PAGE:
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Multi-lingual ability in humans is a familiar trait. More than half the world population speaks at least two languages. This allows humans to do amazing transformations, like reading this article in English and then reproducing the gist of it fluently in another language. Quite a surprising and amazing feat if you think about it.
How does this work? When you think of a "quick brown fox jumping over a fence" it's still the same brown fox in your head - no matter if you speak to you in German, Dutch or English. Such human-like multilingual fluency seems far-fetched for machines - but an effective technology for multi-lingual natural language understanding is readily available.
Using Cognigy’s Universal Language model one can create intents and example sentences in English, and then speak to the agent in German, Japanese or Russion and it will still map the input to the correct intent:
Cognigy NLU correctly maps inputs to intents in a variety of input languages (right pane) even when example sentences are only provided in English (middle pane).
How does this work? First, a big disclaimer is in order that theory is lagging behind the practice of modern machine learning. No one claims to fully understand how, why and what is exactly going on in a model architecture that has taken NLU by storm since 2017 called Transformer models. Without going into the details: What follows is a crude attempt at explaining what they do.
If you consider a sentence like the "quick brown fox jumping over a fence" then somehow the whole is more than the sum of its parts. In order to arrive at such a meaningful representation, you take every word in the sentence and put it into context with the other words in the sentence. You throw your words in a blender, that blender is called the “attention mechanism” inside a transformer where every word can "interact" with every other word. To make that blender produce a meaningful sentence soup and not a bunch of gibberish, you train it. For that you ask the machine learning transformer model to always predict the next word in a sentence, and let it run across large text corpus units like Wikipedia, and other meaningful collections that you can get your hands on.
Now with multi-lingual language models, you train on a very large corpus of text in different languages. The way that multi-lingual transformer language models transfer across languages is suggestive of the fact that they really do build up some cross-lingual, more abstract meaningful representations internally. The same intent meaning or concept maps to the same internal representation no matter which language you use. This is also why these models are so useful in helping us predict intents and other natural language tasks in the first place. The result of which is what you see in Cognigy.AI in the above screenshot.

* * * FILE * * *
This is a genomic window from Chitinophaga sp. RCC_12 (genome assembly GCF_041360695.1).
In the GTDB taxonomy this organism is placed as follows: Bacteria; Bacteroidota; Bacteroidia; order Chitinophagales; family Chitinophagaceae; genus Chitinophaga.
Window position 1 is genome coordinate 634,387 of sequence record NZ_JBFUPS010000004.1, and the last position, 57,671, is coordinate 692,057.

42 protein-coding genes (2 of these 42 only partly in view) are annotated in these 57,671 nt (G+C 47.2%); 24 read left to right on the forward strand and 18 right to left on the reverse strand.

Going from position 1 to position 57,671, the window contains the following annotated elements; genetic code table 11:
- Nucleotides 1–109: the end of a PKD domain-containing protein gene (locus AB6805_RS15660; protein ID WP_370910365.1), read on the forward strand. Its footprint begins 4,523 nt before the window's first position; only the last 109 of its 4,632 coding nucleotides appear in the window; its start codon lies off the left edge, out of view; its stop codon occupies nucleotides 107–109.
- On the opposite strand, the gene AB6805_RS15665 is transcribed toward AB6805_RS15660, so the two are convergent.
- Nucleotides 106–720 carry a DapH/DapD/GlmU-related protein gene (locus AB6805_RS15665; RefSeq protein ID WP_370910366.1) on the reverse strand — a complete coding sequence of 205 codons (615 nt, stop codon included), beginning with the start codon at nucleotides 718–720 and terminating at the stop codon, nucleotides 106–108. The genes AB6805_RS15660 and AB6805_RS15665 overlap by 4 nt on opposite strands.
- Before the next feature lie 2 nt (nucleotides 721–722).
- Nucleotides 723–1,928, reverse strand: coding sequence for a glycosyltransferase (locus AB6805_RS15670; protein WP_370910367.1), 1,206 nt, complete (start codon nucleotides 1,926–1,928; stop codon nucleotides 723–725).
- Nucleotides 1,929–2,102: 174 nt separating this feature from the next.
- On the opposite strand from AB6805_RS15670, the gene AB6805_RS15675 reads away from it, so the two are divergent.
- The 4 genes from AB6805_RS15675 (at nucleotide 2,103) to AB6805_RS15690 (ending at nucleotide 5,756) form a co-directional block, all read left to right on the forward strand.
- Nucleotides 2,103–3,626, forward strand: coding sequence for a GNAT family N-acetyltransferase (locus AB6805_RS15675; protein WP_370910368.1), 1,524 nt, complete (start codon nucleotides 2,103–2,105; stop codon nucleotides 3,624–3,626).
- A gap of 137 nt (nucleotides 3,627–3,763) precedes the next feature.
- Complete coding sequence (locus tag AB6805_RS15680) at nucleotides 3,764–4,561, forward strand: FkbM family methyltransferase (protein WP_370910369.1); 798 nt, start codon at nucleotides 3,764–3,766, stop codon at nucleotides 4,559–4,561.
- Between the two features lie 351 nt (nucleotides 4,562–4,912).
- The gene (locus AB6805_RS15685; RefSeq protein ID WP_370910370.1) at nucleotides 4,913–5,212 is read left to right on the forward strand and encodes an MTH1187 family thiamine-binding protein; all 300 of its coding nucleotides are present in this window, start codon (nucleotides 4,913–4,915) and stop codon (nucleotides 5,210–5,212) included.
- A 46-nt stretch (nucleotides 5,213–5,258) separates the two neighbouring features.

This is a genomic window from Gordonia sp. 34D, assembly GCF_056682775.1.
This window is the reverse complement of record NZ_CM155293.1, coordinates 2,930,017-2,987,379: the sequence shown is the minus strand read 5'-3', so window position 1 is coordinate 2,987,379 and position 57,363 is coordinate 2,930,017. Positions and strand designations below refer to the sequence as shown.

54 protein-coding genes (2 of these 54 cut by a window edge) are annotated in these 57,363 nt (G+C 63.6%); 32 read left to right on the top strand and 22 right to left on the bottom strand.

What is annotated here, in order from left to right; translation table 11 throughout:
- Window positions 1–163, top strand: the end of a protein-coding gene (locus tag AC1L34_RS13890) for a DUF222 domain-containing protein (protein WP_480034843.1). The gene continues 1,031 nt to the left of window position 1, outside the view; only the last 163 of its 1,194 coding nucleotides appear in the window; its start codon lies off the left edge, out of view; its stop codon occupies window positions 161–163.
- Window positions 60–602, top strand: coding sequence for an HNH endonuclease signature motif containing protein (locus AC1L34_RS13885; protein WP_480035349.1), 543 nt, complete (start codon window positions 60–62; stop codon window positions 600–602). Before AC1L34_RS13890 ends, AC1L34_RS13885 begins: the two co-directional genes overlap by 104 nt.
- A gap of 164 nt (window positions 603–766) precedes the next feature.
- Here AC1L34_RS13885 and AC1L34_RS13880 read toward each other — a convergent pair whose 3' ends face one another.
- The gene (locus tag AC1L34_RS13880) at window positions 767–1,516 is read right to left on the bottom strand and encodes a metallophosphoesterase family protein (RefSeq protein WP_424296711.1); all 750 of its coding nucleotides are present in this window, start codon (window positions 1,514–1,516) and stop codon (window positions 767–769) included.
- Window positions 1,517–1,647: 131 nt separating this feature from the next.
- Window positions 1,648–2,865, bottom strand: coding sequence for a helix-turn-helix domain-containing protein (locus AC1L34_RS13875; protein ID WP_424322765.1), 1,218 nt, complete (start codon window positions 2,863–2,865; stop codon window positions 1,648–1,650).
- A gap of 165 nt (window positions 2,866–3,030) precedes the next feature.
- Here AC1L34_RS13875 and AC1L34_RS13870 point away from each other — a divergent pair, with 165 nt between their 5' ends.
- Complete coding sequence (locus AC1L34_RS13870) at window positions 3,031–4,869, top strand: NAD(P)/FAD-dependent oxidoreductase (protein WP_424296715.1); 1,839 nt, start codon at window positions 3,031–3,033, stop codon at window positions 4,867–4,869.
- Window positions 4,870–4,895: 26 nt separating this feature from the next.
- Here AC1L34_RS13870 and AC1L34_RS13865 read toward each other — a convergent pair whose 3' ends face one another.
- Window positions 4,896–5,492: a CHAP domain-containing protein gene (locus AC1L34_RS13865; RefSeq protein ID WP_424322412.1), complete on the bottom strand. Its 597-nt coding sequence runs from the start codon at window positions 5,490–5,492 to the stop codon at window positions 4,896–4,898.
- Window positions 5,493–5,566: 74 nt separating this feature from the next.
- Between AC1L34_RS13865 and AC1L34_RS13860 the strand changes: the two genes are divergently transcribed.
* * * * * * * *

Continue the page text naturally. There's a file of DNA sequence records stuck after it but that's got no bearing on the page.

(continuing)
Researchers have begun investigating the phenomenon. Chi, Hewitt, and Manning (2020) for example find evidence to suggest that multi-lingual LMs learn certain linguistic universals. As illustrated in one of their visualizations of clustering of syntactic dependency labels across languages:
t-SNE visualization of head-dependent dependency pairs belonging to selected dependencies in English and French, projected into a syntactic subspace of Multilingual BERT, as learned on English syntax trees. Colors correspond to gold UD dependency type labels.
Source: Ethan A. Chi, John Hewitt, and Christopher D. Mannin: Finding Universal Grammatical Relations in Multilingual BERT
Choenni and Shutova (2020) investigate how multi-lingual sentence representations cluster across layers of increasing depth in multilingual models. This following graphic shows clustering of embedding representations across neural network layers of increasing depth. They are initially well separated by language. In subsequent layers inside the network the representations coalesce into common representations detached from the original language. The separation into languages towards output layers in the second row is due to a different training regime.
t-SNE plots of representations from layers of LASER (top) and M-BERT (bottom), where layer 0 corresponds to the non-contextualized token embeddings.
Source: Rochelle Choenni and Ekaterina Shutova: What does it mean to be language-agnostic? Probing multilingual sentence encoders for typological properties
While multi-lingual models are great, we still recommend for the main languages the virtual agent to use the main language. First of all, some information might get lost in translation so to speak. Well-written German example sentences will generally still outperform intents written in another language for German inputs. While you can also write multi-lingual intents for the universal model there are still practical considerations that yield advantage to the monolingual approach. Knowing many languages comes with a trade-off and a significant overhead. They are more challenging to train, are as a result larger, slower, and may not always benefit from the latest innovations.
Generally, monolingual models will be more optimized for the task at hand, faster, and more performant. It is also easier dealing with intent editing, intent training, etc. in separate locales which are made very easy in Cognigy. For quick time to market and understanding the long tail of less frequently used languages, however, the Universal language model does indeed render localization obsolete.
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